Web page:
They deem that such a move to encourage data sharing would further evolve the financial services space by accelerating the development of alternative business models, products and services. Such is the conviction in the idea that the planned compliance date for this has been set to July 2018, less than a year from the proposal itself.

Singaporean regulator MAS (Monetary Authority of Singapore) is also set to bring in “access regime” by way of Payment Services Bill. Being a very cautious regulator, MAS is currently focusing on bringing in common standards and a common platform to expedite interoperability between payment service providers, whether it be a large bank or a third-party player.

India story
In India, the RBI has already implemented BBPS (Bharat Bill Payment System) to improve the security and speed of bill payments through multiple modes, including online and network of agents; something that is currently limited to Utilities and Telecom billers. While the intent is to drive the society towards cashless state by providing an integrated bill payment system that is interoperable, this automatically gives these agents access to the payments data of the payees.

Indian authorities are also aligning themselves with the ardent use of technology to build a digital infrastructure. IndiaStack is a great step forward with API access to the biometric-enabled Aadhaar system. Unified Payment Interface (UPI) – a mobile-first payment platform like e-wallets and Aadhar-enabled payment system (AEPS) – a biometric first payment platform to create a cardless payment network, are the initiatives by NPCI (National Payments Corp. of India) to push for free movement of money in retail transactions and abetting both small merchants and consumers in their business.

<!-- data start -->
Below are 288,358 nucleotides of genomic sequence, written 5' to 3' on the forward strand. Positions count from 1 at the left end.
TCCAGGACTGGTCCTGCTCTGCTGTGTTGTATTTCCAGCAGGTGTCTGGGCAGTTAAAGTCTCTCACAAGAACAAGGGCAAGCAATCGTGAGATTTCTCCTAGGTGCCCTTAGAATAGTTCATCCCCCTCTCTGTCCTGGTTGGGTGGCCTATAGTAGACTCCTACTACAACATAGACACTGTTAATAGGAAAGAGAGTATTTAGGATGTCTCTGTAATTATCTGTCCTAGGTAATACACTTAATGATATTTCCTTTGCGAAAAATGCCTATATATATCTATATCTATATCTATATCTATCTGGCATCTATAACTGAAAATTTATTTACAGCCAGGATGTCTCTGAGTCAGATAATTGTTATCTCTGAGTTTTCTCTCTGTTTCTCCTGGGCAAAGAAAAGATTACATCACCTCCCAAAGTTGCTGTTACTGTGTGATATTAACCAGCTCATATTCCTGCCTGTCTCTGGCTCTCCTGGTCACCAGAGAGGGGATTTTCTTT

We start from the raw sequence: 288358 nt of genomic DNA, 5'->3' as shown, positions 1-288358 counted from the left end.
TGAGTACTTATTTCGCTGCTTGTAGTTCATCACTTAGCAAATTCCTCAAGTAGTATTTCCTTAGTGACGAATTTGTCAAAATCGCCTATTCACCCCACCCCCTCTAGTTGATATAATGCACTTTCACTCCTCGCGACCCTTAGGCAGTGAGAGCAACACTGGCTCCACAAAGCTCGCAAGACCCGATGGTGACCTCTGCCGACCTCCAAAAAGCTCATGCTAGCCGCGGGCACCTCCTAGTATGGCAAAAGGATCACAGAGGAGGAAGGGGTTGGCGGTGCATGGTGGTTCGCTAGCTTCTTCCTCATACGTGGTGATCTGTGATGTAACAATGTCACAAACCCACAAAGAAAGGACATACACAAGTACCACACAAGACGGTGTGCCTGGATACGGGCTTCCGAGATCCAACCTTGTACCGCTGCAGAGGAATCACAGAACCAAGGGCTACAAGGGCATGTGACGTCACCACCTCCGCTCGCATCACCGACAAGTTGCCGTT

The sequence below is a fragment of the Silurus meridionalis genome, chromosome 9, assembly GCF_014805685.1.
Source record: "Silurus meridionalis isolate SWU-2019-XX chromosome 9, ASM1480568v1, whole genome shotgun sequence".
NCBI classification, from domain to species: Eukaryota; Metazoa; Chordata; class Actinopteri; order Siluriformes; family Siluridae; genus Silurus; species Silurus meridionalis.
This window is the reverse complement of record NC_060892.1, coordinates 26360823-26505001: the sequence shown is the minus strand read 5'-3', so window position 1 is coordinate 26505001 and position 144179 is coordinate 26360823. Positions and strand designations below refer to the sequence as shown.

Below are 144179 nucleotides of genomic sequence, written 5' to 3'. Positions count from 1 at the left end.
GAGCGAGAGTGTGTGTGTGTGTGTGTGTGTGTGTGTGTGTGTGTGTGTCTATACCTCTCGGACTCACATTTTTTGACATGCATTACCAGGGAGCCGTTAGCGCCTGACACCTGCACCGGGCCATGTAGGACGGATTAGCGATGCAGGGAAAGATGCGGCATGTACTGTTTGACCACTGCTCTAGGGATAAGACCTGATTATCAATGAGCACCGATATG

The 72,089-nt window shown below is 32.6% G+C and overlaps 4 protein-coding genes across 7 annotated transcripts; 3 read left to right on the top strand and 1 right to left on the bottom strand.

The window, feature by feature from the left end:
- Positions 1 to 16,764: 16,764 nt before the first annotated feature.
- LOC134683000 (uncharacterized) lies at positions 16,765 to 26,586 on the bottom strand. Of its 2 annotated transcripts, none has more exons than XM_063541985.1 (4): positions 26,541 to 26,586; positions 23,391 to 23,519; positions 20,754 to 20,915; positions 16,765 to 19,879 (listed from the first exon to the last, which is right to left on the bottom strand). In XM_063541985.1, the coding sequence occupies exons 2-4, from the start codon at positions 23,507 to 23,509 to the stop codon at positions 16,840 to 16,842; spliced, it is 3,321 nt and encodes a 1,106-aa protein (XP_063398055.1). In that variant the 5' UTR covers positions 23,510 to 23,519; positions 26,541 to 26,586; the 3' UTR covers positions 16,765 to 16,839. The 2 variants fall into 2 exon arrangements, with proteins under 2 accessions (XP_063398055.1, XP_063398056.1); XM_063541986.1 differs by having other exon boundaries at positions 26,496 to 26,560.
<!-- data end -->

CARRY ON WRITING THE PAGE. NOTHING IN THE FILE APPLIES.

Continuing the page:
The versatility of the IndiaStack would be ably supported by the Open Banking trends seen across the relatively more stable economies mentioned earlier. Markets across the globe would soon move to such business models that either the banks themselves provide the complimentary services based on customer data or let the third-party service providers eat into their customer base and margins.

Given the Indian government’s long-standing push on financial Inclusion and new-found focus on a cashless economy combined with the growth of the FinTech sector, it is indeed time for the Indian regulators to consider the Open Banking regime. NPCI has paved the way by putting the infrastructural blocks such as UPI and AEPS in place, where multiple FinTech startups are rewarded for creating more consumer-focused merchant solutions to remain competitive. Existing platforms are now extending their offerings to accept NPCI devised modes of payments.

What lies ahead?
The processes and mandates around PSD2 in Europe and Open Banking in the UK and Australia should exacerbate the pace of NPCI work, and the Indian regulatory guidelines by providing a blueprint and an early peek into the impact on the industry, as well as consumers.

If a customer’s or a business’ transactions across banks in a geography or globally could be accessed by a third party, which is obligated to share pertinent insights with the regulators, potential impact could be as far reaching as the early identification of bank frauds, a phenomenon plaguing the Indian banking system. If regulated diligently, Open Banking can become a potent tool for the regulators as well.

As for the Indian market players, entrepreneurs in FinTech space would be closely watching, itching to customize or replicate some of the sustainable models working abroad and suitable to the Indian needs. With free movement of money owing to the revolution in the payments industry and other initiatives for a cashless society, transformation and reshaping of the existing business models would simply get expedited.

-- Mahima Gupta, senior manager, Sapient Consulting.